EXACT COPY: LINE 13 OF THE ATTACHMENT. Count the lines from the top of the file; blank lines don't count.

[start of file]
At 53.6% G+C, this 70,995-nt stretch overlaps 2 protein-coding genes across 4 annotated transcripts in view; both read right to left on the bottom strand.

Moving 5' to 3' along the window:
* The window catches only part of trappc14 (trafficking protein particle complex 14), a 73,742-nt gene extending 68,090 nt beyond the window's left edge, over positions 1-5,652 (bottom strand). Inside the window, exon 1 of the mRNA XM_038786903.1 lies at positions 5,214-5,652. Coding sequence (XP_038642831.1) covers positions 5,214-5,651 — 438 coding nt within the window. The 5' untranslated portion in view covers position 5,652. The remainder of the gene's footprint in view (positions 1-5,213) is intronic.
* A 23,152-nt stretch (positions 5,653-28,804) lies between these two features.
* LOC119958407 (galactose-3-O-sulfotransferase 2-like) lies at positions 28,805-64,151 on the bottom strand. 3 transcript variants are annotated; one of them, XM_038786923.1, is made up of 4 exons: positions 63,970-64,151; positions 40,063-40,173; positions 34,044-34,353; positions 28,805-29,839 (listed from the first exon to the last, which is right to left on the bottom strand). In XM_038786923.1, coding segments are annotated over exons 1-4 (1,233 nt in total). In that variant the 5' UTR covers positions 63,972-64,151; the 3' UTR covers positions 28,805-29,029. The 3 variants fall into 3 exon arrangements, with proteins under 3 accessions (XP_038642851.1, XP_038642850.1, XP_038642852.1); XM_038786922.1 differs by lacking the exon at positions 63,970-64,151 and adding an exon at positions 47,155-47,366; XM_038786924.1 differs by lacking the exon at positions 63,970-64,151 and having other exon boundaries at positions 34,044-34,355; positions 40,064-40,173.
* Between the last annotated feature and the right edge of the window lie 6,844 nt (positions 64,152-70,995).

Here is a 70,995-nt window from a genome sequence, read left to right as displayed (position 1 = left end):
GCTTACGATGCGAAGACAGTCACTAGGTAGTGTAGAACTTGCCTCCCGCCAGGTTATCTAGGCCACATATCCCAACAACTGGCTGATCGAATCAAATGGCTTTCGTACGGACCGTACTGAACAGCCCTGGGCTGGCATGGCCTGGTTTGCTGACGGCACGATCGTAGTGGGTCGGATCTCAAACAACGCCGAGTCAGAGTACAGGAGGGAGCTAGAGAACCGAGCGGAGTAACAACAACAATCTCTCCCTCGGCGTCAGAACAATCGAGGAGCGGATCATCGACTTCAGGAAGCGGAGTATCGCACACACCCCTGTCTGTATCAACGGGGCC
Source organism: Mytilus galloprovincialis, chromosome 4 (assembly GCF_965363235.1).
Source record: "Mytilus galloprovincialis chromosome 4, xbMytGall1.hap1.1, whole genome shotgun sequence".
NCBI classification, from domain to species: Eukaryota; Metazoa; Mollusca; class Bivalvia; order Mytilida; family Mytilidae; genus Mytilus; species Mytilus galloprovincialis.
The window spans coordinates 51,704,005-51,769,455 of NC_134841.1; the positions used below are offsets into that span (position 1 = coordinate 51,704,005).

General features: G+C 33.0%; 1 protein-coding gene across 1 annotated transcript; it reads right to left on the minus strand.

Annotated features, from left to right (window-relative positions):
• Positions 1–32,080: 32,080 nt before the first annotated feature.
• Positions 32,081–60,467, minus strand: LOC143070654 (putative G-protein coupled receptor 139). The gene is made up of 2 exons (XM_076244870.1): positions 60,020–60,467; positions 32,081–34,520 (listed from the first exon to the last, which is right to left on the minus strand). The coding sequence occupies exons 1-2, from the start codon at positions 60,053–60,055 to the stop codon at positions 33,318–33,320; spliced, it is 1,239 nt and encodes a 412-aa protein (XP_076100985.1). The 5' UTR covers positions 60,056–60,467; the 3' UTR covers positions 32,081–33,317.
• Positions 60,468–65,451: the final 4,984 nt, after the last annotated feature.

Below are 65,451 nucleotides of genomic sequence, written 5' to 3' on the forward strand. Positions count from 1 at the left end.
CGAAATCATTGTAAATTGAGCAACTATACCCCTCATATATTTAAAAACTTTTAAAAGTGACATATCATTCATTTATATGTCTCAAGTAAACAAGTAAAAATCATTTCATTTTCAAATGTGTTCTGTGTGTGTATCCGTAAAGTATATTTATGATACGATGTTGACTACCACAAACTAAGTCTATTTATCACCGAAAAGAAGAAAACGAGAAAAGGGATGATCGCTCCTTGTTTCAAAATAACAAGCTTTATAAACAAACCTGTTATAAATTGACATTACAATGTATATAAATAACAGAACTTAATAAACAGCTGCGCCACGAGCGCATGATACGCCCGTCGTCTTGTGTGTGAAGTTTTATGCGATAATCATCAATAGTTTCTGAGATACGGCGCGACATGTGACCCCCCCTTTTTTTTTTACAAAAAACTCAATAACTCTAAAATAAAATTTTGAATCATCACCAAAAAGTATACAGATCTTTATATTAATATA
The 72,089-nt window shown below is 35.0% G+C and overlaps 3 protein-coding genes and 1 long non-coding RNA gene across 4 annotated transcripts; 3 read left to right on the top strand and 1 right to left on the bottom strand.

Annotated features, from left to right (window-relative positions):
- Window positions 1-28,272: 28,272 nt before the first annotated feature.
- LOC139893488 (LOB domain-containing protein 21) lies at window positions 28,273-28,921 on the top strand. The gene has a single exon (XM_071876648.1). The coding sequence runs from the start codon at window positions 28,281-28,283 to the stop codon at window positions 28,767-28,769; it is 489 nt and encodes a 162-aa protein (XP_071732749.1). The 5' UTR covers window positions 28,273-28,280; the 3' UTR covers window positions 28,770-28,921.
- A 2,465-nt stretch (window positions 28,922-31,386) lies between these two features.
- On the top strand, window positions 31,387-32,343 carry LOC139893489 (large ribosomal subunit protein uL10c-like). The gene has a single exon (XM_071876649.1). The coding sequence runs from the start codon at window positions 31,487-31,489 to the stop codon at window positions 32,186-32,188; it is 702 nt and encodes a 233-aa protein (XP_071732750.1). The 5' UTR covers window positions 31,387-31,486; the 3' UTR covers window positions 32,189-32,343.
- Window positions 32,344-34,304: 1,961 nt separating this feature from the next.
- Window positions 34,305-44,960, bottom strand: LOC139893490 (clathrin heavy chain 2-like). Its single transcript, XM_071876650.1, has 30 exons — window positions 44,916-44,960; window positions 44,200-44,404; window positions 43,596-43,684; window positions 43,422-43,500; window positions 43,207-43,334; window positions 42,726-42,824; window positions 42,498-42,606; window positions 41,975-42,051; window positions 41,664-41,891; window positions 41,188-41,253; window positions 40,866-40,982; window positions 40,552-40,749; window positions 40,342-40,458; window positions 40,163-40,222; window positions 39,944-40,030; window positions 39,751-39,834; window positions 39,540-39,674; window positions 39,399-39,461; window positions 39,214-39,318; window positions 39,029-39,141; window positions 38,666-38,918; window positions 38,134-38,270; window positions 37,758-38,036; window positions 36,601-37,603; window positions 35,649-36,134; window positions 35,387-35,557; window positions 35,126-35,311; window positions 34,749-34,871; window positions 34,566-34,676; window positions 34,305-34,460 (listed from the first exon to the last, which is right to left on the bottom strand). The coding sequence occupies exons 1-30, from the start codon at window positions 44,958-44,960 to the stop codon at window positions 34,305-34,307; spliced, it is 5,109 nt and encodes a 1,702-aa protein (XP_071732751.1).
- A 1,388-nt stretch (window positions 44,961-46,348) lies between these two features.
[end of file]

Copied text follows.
General features: G+C 33.0%; 1 protein-coding gene across 1 annotated transcript; it reads right to left on the minus strand.